July 15, 2015
In the Book Notes series, authors create and discuss a music playlist that relates in some way to their recently published book.
Liana Maeby's debut novel South on Highland is a clever and outrageously funny Hollywood novel.
Jason Reitman wrote of the book:
"A humorous work of provocative nostalgia. Liana Maeby has written Less Than Zero for the emoji generation."
Stream a playlist of these songs at Spotify.
I used music in a very specific way in South on Highland. I wanted to highlight some of our culture's coolest and most talented addicts, and emphasize the grand mythology of drug use. The songs and bands referenced all happen to be songs and bands that I love. This is a playlist of stuff that appears in the book!
I remember listening to this song as a punk rock teen, yelling "no future!" alone in my bedroom, and really feeling that nihilistic message… while taking a break from reading the annotated Candide and studying for my art history exam, of course. I transposed this memory to a scene early in the book where Leila is young and confused, and grasping at references to try and form an identity. Maybe future?
For me, this song is all about that iconic, ruthless montage from Trainspotting -- the one that sees an ODing Ewan McGregor shoved into a cab and dropped on the ground outside the ER. It's so entangled with that movie in my mind that when Susan Boyle covered it a couple years ago, it felt like she was being really bold and subversive. Even though "Perfect Day" is probably one of the few Lou Reed songs that isn't explicitly about drug use.
This song is playing at Leila's senior prom after party -- a scene that turns dark pretty quickly. I initially wrote the "singing la la la la la la la la" lyrics into the prose, but my editor pointed out that it would be a pain in the ass to license the song and probably not worth it for a couple lines that just, like, add a little atmosphere. I decided she was correct.
I did something incredibly indulgent while writing a lesbian sex scene that takes place at the Chelsea Hotel. (Yes, even more indulgent that writing a lesbian sex scene that takes place at the Chelsea Hotel.) I slipped in lyrics from songs written in ode to the place, of which there are many. I ended up cutting most of this, because, come on, kid, but there are a couple lines still in there because I can't kill all my babies. Naturally, the Cohen classic is included.
"Strung out like some Christmas lights / out there in the Chelsea Nights" is a beautiful lyric, and this song always makes me tear up. It makes me nostalgic for a life I haven't actually led but can vividly recall nevertheless. It makes me write wistful little sentences like a teenage girl.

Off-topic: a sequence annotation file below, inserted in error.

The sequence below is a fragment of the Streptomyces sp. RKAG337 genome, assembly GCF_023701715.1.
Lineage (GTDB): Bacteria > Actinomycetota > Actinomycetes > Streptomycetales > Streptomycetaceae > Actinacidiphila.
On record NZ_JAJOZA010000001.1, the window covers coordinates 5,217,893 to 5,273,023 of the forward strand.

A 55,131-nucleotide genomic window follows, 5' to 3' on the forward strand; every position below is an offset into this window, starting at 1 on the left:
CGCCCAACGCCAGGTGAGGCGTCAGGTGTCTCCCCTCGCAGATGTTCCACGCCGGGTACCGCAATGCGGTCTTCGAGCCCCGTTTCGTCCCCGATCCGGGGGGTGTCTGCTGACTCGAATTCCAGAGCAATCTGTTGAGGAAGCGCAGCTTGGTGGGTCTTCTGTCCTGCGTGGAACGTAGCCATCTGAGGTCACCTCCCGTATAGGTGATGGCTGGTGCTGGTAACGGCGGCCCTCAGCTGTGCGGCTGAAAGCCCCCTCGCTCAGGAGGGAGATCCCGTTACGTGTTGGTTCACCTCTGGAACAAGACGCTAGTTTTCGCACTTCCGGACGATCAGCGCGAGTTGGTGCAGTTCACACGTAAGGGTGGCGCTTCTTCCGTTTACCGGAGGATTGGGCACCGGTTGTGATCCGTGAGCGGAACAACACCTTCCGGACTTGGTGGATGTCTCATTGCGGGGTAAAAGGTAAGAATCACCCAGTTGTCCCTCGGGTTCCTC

Folks: if you haven't listened to this song, or Alejandro Escovedo in general, you had better get on it. This is a meta-Chelsea Hotel song, which, I have discovered, is its own subcategory. (For the record, the most meta-Chelsea song is "Chelsea Hotel Oral Sex Song" by Jeffrey Lewis.)
More Alejandro! I probably listened to this song more than any other while working on the book. Usually to get into a writing mood and stir up feelings and all that stuff that writers place so much value on. It's a real stunner and I love the chorus of laughing kids.
"Rocks Off" is one of my absolute favorite songs. It's hard to find a line more perfect then "sunshine bores the daylights out of me." And Keith Richards is the quintessential living-the-dream druggie. God, the Stones are cool.
You know that horrible experience of hearing your voice on a recording and realizing you actually don't sound at all like you do inside your own head? For me, I'm constantly surprised that I don't sounds like Tom Waits. Not even a little bit.
I'm pretty sure this song is about drugs. If you're wondering, Susan Boyle has yet to cover it.
A haunting song about addiction that also has a nice thematic tie-in to my book in terms of the way Bowie plays with the Major Tom character as a shifting representative of himself. (This connection is is something I just realized this very second but will pretend was intentional all along!) An embarrassing personal anecdote is that I once got my glam-Brit wires crossed and insisted to the entire dinner table that Elton John's "Rocket Man" was a song about heroin. Think about it. It kind of works.
"Smokestack Lightnin'" by Howlin' Wolf
After Leila gets sober, she starts listening to old blues men like Howlin' Wolf and Otis Rush while wandering the streets in grand contemplation of her life. Why these guys? Because they're cool as shit, of course.
Liana Maeby and South on Highland links:
also at Largehearted Boy:
Book Notes (2015 - ) (authors create music playlists for their book)
Book Notes (2012 - 2014) (authors create music playlists for their book)
Book Notes (2005 - 2011) (authors create music playlists for their book)
my 11 favorite Book Notes playlist essays
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